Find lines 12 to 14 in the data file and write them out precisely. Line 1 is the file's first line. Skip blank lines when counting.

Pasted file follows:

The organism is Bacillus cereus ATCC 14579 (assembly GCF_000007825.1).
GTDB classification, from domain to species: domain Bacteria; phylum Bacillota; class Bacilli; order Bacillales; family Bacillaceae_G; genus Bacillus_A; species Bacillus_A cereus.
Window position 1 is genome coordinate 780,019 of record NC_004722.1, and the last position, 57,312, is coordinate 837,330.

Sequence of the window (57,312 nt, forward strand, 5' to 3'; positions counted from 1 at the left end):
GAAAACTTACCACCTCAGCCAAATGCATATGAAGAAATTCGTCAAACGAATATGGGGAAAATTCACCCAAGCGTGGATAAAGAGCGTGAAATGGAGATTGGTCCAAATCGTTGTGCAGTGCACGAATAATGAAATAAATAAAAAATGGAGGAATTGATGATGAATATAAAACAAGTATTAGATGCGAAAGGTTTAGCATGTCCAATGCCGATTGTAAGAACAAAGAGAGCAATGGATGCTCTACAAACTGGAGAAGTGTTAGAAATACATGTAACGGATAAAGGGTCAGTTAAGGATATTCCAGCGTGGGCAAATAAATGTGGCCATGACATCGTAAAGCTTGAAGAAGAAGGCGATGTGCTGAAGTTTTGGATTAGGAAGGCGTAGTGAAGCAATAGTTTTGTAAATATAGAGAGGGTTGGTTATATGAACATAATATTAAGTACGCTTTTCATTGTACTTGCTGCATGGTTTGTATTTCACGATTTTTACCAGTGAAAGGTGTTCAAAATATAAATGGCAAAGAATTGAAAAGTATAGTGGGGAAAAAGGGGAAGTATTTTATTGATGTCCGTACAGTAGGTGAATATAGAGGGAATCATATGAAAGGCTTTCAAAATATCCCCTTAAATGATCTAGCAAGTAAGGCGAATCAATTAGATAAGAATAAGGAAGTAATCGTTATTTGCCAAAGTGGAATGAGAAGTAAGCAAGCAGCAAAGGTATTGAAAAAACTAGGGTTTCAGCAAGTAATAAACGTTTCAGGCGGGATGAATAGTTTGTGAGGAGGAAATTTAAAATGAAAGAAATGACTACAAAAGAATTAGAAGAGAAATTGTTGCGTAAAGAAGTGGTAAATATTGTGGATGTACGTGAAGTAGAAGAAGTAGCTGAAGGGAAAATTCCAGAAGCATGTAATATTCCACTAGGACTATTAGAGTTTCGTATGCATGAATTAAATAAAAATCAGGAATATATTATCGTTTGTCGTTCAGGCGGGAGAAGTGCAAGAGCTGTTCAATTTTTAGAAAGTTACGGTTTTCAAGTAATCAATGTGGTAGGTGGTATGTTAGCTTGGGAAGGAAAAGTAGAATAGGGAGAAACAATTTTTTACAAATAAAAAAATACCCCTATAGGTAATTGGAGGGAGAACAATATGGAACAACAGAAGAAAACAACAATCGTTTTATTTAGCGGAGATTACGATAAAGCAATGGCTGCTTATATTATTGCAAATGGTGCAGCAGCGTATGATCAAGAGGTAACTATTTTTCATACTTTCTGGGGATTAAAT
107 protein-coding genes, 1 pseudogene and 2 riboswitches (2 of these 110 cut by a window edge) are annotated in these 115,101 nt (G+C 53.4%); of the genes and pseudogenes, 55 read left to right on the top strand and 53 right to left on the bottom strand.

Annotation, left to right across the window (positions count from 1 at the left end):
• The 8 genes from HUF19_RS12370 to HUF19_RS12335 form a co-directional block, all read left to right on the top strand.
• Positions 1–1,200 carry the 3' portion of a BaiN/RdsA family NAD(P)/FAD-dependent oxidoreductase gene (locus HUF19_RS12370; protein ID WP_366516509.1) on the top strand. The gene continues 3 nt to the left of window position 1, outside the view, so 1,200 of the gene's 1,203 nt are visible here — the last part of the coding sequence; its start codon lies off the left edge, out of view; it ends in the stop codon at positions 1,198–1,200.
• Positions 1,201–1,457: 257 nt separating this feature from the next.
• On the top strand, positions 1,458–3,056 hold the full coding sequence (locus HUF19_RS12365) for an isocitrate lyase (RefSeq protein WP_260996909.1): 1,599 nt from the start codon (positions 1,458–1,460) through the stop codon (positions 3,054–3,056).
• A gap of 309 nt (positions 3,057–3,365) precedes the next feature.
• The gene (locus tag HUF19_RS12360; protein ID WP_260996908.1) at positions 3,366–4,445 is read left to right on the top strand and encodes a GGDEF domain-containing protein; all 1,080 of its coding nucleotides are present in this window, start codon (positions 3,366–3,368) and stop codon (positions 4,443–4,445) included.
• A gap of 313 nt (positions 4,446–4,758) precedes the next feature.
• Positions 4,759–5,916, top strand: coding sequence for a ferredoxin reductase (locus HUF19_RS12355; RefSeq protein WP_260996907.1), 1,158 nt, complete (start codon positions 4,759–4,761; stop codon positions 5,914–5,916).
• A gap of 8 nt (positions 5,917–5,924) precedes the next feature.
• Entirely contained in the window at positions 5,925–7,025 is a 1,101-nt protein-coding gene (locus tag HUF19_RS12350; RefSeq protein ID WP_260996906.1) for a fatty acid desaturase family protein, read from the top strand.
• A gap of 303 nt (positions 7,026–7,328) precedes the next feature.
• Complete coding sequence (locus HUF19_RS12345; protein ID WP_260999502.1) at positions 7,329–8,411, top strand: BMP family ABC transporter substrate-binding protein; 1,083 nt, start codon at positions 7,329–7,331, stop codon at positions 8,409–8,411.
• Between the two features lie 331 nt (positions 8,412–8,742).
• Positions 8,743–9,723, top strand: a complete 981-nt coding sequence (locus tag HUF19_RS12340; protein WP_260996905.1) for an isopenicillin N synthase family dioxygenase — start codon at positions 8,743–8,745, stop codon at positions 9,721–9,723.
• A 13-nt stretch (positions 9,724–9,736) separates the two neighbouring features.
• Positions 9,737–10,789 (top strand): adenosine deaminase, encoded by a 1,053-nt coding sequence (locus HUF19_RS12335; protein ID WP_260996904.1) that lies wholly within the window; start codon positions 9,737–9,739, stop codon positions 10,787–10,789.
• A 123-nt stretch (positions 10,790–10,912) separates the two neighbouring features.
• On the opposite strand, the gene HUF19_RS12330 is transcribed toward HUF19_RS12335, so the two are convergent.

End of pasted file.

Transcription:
• A gap of 309 nt (positions 3,057–3,365) precedes the next feature.
• The gene (locus tag HUF19_RS12360; protein ID WP_260996908.1) at positions 3,366–4,445 is read left to right on the top strand and encodes a GGDEF domain-containing protein; all 1,080 of its coding nucleotides are present in this window, start codon (positions 3,366–3,368) and stop codon (positions 4,443–4,445) included.
• A gap of 313 nt (positions 4,446–4,758) precedes the next feature.